Disposable surgical/medical face masks and filtering face pieces: Source of microplastics and chemical additives in the environment

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The production and consumption of disposable face masks (DFMs) increased intensely during the COVID-19 pandemic, leading to a high amount of them being found in the terrestrial and aquatic environment. The main goal of this research study is to conduct a comparative evaluation of the water-leachability of microplastics (MPs) and chemical additives from various types of disposable surgical/medical face masks (MM DFMs) and filtering face pieces (FFPs). Fourier-Transform Infrared Spectroscopy was used for MPs analysis. Liquid Chromatography/High Resolution Mass Spectrometry was used to analyse analytes presented in the water-leachates of DFMs. FFPs released 3-4 times more microplastic particles compared to MM DFMs. The release of MPs into water from all tested DFMs without mechanical stress suggests potential MP contamination originating from the DFM production process. Our study for the first time identified bisphenol B (0.25-0.42 μg/L) and 1,4-bis(2-ethylhexyl) sulfosuccinate (163.9-115.0 μg/L) as leachables from MM DFMs. MPs in the water-leachates vary in size, with predominant particles MMII > FFP3>FFP2>MMI. The main type of microplastics identified in the water leachates of the investigated face masks was polypropylene, accounting for 93-97% for MM DFMs and 82-83% for FFPs. Other polymers such as polyethylene, polycarbonate, polyester/polyethylene terephthalate, polyamide/Nylon, polyvinylchloride, and ethylene-propylene copolymer were also identified, but in smaller amounts. FFPs released a wider variety and a higher percentage (17-18%) of other polymers compared to MM DFMs (3-7%). Fragments and fibres were identified in all water-leachate samples, and fragments, particularly debris of polypropylene fibres, were the most common MP morphotype. The findings in this study are important in contributing additional data to develop science-based policy recommendations on the health and environmental impacts of MPs and associated chemical additives originated from DFMs. [Abstract copyright: Copyright © 2024. Published by Elsevier Ltd.]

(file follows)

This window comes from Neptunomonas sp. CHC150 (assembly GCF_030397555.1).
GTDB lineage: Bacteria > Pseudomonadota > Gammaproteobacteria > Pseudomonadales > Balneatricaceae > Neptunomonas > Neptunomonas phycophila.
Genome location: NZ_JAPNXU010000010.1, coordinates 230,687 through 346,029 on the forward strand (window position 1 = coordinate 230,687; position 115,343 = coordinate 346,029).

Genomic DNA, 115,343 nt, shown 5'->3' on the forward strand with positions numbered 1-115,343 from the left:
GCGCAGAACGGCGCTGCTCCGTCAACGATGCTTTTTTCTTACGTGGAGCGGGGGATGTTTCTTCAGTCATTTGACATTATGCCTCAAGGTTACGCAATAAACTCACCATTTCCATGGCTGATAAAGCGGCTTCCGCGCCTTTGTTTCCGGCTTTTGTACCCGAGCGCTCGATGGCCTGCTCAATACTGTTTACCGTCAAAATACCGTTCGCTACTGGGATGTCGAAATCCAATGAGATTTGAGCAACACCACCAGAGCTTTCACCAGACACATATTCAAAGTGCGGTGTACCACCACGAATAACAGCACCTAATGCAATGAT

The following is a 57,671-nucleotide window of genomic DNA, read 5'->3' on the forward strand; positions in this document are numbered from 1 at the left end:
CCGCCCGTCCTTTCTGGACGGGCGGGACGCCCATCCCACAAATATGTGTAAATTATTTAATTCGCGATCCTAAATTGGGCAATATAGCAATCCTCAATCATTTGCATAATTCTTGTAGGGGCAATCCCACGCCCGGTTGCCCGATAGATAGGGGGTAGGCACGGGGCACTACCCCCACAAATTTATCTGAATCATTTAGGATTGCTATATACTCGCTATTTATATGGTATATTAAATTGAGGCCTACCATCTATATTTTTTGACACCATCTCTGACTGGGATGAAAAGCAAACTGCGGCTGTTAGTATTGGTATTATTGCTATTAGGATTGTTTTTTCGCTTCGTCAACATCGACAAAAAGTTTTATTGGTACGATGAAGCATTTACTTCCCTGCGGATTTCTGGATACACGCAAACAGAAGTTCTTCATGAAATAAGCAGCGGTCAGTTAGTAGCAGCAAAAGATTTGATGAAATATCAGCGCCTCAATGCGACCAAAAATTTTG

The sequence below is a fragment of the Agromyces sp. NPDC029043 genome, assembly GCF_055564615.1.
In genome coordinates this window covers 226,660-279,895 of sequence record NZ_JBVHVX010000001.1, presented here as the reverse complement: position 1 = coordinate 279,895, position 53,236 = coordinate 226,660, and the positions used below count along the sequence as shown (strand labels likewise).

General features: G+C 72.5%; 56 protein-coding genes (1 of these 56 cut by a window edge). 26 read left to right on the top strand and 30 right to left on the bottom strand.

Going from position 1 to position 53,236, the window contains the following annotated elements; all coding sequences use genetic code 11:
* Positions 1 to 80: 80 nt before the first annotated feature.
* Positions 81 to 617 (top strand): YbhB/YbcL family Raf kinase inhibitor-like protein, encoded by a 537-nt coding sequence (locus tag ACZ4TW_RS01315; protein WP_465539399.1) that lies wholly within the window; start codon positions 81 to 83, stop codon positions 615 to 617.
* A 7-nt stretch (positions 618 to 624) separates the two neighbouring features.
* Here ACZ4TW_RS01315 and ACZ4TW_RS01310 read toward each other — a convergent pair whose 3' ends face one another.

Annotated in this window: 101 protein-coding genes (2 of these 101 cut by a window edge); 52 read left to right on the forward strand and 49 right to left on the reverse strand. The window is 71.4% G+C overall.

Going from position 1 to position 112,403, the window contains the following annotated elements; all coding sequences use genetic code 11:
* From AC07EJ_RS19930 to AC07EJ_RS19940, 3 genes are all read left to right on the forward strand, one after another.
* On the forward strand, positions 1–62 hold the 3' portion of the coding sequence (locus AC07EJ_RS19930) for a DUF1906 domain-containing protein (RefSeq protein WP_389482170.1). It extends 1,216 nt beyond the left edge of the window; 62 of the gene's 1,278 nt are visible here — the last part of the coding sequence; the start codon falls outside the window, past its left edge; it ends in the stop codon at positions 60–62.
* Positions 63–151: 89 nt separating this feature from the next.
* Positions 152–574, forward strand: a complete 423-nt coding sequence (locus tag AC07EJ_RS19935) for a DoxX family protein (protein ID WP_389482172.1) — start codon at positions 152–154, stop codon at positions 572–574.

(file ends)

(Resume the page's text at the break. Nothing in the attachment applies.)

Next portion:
Original languageEnglish
Article number123792
Number of pages10
JournalEnvironmental Pollution
Early online date20 Mar 2024
Publication statusPublished - 1 May 2024


  • MPs
  • Microfibre
  • Fragment
  • Plastic pollution
  • Bisphenols
  • Pandemic


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